New research headed up by an MIT Sloan professor finds that corporate management systematically conceals bad news from investors as long as possible.
The findings carry lessons for new leadership at the Securities and Exchange Commission. “Our evidence suggests that, over the past decade, firms' corporate governance systems and public regulations and enforcement aimed at eliciting full disclosure and other bad news from managers are not quite working,” says MIT Sloan Professor S.P. Kothari, coauthor of a study analyzing whether managers suppress unfavorable information. “I thought that the labor market as well as litigation and other actions by the SEC and prosecutors would collectively discourage managers from hiding the bad news. I was surprised that managers are still so successful at it.”
Kothari and his coauthors, MIT Sloan Professor Peter Wysocki and Boston College Professor Susan Shu, compared how the stock market reacts differently to good news and bad news announcements by companies. The researchers found that, on average, the magnitude of the market's reaction to bad news exceeded that for good news, even after allowing for the scale of the news itself. This difference suggests that investors are “surprised” by public bad news announcements whereas good news appears to be leaked by management before formal public announcements. Kothari and his coauthors argue that managers' personal career concerns, including compensation and promotion, motivate them to delay the release of bad news to investors.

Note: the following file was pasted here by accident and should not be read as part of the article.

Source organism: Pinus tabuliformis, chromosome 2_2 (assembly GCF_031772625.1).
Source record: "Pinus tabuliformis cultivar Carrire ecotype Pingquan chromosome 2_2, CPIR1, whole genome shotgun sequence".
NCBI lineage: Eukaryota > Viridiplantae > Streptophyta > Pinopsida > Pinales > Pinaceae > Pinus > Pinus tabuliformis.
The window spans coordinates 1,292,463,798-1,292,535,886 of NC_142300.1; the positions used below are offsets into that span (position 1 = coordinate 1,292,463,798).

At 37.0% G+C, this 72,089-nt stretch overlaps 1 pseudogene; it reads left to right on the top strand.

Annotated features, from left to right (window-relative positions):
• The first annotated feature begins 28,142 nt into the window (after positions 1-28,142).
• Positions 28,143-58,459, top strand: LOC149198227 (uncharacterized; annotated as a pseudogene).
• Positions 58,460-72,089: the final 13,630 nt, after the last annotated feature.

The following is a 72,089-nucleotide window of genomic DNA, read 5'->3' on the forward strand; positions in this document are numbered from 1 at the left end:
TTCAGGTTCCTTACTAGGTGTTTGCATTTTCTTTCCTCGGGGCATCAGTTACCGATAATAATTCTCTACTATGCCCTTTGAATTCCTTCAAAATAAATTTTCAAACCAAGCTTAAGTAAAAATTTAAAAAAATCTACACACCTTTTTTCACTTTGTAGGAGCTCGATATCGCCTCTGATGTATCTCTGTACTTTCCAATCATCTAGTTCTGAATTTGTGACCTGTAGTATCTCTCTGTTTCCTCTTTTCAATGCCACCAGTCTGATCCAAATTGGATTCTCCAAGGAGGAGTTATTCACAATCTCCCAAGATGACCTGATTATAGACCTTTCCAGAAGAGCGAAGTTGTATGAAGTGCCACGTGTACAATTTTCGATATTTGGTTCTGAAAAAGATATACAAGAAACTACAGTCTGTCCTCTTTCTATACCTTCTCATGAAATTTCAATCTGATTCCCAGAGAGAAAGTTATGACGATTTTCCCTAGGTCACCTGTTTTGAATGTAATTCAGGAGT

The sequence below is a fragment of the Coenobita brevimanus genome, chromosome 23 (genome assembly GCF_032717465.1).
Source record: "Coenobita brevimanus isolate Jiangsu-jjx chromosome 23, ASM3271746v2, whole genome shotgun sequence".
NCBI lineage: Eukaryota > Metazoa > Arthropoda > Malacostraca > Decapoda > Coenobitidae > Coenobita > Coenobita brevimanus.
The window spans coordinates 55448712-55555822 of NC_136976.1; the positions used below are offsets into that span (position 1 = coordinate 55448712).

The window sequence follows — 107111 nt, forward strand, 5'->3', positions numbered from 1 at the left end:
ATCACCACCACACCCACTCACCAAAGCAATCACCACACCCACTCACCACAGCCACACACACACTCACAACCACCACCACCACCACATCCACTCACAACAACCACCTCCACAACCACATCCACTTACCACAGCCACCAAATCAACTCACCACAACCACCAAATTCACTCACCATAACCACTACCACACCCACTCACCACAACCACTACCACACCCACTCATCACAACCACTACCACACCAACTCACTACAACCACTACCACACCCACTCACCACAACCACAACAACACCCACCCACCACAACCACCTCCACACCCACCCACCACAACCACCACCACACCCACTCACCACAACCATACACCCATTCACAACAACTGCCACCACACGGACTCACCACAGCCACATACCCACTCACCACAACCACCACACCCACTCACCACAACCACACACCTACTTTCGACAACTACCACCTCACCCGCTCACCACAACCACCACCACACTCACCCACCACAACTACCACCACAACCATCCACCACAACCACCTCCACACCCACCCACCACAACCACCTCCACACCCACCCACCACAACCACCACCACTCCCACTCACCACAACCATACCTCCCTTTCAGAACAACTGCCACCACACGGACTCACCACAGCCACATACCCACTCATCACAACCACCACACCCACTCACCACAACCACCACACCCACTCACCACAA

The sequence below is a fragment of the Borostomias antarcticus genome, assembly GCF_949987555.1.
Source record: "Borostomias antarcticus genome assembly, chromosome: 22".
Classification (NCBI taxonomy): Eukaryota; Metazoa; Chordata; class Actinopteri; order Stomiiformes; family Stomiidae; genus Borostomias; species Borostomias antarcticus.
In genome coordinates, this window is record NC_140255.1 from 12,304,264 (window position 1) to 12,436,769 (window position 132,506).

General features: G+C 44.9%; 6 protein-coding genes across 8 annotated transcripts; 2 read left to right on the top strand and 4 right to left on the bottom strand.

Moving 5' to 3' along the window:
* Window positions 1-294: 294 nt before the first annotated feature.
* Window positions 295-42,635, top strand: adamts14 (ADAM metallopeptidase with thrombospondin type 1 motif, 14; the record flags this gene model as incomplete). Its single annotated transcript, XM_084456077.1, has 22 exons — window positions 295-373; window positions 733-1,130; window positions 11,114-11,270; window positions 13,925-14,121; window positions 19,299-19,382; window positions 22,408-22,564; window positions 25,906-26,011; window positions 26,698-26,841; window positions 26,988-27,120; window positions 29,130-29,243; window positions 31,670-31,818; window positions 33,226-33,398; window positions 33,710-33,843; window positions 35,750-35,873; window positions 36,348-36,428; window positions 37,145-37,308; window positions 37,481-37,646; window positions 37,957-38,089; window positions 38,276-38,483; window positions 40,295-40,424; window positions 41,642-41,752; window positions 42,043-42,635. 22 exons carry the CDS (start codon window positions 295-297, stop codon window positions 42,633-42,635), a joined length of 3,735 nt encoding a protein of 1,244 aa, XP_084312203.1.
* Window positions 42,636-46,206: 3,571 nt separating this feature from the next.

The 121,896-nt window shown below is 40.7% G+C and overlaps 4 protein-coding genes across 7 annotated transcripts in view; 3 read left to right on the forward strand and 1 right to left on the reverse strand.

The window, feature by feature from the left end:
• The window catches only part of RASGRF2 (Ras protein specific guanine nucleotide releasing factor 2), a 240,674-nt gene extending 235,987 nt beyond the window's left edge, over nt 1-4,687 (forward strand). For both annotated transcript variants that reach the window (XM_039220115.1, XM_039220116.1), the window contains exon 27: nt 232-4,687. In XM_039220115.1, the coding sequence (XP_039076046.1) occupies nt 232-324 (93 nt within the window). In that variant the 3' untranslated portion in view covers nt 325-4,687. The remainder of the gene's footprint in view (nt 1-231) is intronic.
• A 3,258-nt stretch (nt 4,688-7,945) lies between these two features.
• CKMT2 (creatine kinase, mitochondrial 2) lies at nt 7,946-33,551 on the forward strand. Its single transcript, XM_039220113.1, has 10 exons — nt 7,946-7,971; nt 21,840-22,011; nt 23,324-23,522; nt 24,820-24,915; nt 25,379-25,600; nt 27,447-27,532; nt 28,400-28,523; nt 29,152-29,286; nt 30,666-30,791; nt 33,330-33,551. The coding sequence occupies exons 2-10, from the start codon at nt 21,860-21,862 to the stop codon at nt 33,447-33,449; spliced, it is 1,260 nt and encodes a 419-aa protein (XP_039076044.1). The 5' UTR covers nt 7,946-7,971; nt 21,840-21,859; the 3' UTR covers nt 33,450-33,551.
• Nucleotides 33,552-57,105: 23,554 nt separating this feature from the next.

“Recent scandals, where managers explicitly withheld bad news from outside investors, reinforces the belief that managers' private incentives might significantly influence the character of corporate disclosures,” the study finds.
So, even as the SEC and other regulators continue to enforce regulations, Kothari says company boards and CEOs must be more accountable and willing to make sure that their managers disclose bad news in a timely and direct way. “It becomes a governance issue,” said Kothari. “In some ways, directors ought to be thinking more about how they can get their managers to cough up bad news and get it known rather than sit on it, which in many cases can make matters worse.”
This governance problem continues despite recent high-profile corporate scandals and prosecutions, according to Kothari. “Too many boards continue to be like country clubs. There is sometimes even greater separation between the board and management. Corporate structure still tends to be hierarchical.”
CEOs must also be willing to press their managers to disclose bad news as soon and completely as possible, Kothari said. “CEOs are smart people, but after they become CEO, too often no one challenges them. Their brains are not being tested so their logical reasoning is not sharpened. Over time, they lose their edge, unless the board itself challenges the CEO.”
S.P. Kothari Bio